Series: Honeychurch Hall #1
Published by Minotaur Books on 5/13/14
Genres: British mystery, Cozy Mystery
Source: the publisher through NetGalley
Also in this series: Deadly Desires at Honeychurch Hall, A Killer Ball at Honeychurch Hall
Also by this author: Deadly Desires at Honeychurch Hall, A Killer Ball at Honeychurch Hall
Kat Stanford is just days away from starting her dream antique business with her newly widowed mother Iris when she gets a huge shock. Iris has recklessly purchased a dilapidated carriage house at Honeychurch Hall, an isolated country estate located several hundred miles from London.
Yet it seems that Iris isn’t the only one with surprises at Honeychurch Hall. Behind the crumbling façade, the inhabitants of the stately mansion are a lively group of eccentrics to be sure—both upstairs and downstairs —and they all have more than their fair share of skeletons in the closet.
When the nanny goes missing, and Vera, the loyal housekeeper ends up dead in the grotto, suspicions abound. Throw in a feisty, octogenarian countess, a precocious seven year old who is obsessed with the famous fighter pilot called Biggles, and a treasure trove of antiques, and there is more than one motive for murder.
As Iris’s past comes back to haunt her, Kat realizes she hardly knows her mother at all. A when the bodies start piling up, it is up to Kat to unravel the tangled truth behind the murders at Honeychurch Hall.
I received a review copy of this book from the publisher through NetGalley.
Murder at Honeychurch Hall has a little of the feel of a Margery Allingham mystery, with its eccentric characters, convoluted plot, masses of secrets, and quirky British humor. But it’s definitely no period piece, for all it takes place at a venerable stately home. This is decidedly today’s Britain: the estate is dilapidated and in dire need of money; there are few servants left; the main character just left her job with an Antiques Roadshow-style television program; there are celebrity gossip shows and protests over a proposed railway line. The housekeeper even wears designer shoes (though it’s a mystery how she can afford them.)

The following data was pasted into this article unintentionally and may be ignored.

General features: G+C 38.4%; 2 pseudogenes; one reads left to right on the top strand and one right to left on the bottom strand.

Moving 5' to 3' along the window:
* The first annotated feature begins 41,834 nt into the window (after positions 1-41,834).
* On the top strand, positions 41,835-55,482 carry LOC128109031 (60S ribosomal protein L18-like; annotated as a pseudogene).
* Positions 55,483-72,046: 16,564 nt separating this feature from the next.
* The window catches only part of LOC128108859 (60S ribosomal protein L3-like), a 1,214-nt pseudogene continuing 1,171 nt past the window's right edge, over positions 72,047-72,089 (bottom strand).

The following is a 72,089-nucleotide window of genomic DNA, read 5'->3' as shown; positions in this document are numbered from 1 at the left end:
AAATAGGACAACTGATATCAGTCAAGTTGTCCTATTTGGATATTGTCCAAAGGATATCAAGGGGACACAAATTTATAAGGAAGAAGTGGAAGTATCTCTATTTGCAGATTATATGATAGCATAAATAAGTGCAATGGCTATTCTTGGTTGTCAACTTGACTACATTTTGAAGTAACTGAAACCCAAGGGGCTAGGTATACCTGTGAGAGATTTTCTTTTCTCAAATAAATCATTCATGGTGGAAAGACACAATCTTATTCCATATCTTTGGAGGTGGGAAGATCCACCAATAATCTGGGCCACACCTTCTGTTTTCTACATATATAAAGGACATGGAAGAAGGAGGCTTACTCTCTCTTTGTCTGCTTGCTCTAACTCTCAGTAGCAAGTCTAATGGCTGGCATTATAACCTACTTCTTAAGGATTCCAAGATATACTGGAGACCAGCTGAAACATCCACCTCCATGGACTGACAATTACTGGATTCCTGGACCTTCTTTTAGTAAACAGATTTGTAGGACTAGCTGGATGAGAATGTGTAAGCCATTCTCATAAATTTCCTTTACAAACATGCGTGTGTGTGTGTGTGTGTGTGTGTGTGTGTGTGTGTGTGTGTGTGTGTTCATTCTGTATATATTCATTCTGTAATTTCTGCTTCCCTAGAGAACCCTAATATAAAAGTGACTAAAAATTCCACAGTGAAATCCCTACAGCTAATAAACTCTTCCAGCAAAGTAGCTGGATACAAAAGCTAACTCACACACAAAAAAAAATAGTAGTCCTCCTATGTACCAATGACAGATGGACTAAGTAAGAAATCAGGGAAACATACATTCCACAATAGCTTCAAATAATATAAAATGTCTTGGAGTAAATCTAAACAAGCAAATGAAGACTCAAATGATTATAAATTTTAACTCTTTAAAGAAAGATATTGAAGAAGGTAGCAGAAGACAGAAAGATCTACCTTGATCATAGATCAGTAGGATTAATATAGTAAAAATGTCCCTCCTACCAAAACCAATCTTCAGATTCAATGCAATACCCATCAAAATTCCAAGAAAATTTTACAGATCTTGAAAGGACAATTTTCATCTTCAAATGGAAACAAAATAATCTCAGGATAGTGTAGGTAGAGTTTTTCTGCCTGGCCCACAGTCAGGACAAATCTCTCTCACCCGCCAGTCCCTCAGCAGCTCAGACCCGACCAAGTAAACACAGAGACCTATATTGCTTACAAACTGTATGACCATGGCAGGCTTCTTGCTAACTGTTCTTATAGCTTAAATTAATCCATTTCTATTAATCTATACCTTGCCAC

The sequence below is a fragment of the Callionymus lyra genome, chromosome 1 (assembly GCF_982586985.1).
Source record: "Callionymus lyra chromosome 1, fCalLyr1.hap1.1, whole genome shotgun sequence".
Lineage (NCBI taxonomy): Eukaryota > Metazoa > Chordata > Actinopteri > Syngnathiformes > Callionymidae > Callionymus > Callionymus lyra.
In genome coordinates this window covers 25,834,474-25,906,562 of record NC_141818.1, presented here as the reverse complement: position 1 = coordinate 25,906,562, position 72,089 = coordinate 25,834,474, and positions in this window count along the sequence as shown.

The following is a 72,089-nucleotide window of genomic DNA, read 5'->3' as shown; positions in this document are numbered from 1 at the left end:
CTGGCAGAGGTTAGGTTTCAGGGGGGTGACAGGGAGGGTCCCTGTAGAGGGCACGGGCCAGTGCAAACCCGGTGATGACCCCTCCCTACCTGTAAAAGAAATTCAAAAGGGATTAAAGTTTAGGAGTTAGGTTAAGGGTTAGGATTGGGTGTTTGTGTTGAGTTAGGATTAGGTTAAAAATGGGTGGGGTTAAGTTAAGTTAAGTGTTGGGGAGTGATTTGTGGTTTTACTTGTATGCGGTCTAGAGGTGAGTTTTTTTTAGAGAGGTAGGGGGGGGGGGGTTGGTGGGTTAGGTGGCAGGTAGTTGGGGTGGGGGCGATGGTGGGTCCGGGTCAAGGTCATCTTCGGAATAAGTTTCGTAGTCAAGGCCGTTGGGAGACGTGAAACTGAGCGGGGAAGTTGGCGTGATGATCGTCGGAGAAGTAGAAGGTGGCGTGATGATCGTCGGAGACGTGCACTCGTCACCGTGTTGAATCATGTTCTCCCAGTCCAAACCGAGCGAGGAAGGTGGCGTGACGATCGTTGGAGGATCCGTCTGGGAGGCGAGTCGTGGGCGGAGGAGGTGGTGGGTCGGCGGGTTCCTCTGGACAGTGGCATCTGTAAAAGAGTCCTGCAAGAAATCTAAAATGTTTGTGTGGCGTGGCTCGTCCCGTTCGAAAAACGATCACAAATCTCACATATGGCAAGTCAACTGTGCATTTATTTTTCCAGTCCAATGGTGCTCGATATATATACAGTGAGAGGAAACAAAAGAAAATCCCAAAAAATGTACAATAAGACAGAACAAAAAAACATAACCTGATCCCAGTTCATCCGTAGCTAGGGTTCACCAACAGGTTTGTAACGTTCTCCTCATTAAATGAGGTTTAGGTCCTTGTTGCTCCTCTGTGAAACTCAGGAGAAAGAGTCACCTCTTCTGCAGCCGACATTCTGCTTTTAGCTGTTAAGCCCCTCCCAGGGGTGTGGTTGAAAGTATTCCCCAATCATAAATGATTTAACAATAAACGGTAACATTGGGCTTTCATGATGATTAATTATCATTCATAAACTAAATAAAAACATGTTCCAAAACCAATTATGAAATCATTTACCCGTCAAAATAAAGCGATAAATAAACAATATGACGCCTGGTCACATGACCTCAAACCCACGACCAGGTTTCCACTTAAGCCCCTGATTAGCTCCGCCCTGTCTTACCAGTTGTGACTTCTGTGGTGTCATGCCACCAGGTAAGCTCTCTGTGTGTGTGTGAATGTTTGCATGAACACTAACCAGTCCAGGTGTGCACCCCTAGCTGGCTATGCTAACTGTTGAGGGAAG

On the other hand, some of the characters are clearly living in the past — or hiding from it. The dowager countess, Edith, is losing her memory (or is she?) and clings to the past through her horses and snuffbox collection. Young Harry, her grandson, is obsessed with a fictional WWI- and II-era fighter pilot (“Biggles.”) And Kat’s mother seems to be both revisiting and hiding her own past.
The characters are perhaps the best part of the whole book. Eccentric and individual, for the most part they avoid becoming caricatures, displaying very human emotions and flaws. Kat is both the main character and first-person narrator; she’s likable but far from perfect, from her frustrations with her mother to her current love interest. She’s not static, either, but grows at least a little in both areas by the end of the book. Kat’s mother Iris is a hoot, and I honestly couldn’t blame Kat for some of her frustration even as I found myself warming to Iris. I also really like the police detective, Shawn, though he doesn’t appear as often as I expected him to. He walks the tightrope between his job and his familiarity with the suspects with tact and integrity, while remaining charmingly casual and even a bit rumpled.
While I thoroughly enjoyed the comic moments and the English setting, I found the novel a little confusing at first. It was hard to keep track of who was who in the beginning chapters. Eventually I did get the cast of characters straight, but there are also scads of secrets — almost everyone seems to be hiding at least one. And between the nanny’s disappearance, the housekeeper’s death, a decades-old robbery, and possibly the death of the first earl’s wife, not to mention whether and why someone is trying to drive Kat’s mum out of the Carriage House she recently purchased… well, it’s hard to determine what the central mystery is, which secrets tie in, and which are irrelevant. It may have been a little hard for author Hannah Dennison, too, because while most of the secrets are revealed eventually, not everything is completely resolved, and the solution ends up looking a bit like a jackdaw’s nest, with bits and pieces sticking out in all directions.
Still, perhaps that, like the estate itself, is more realistic than the polished grand homes and neat resolutions in an Agatha Christie novel (dearly as I love them.) After all, in real life things rarely resolve neatly, with every detail tucked into place. And perhaps that’s why, despite its flaws, I really enjoyed this funny, mixed-up, and sometimes moving mystery, and find myself hoping for more.
Reading this book contributed to these challenges:
- Cruisin' Thru the Cozies 2014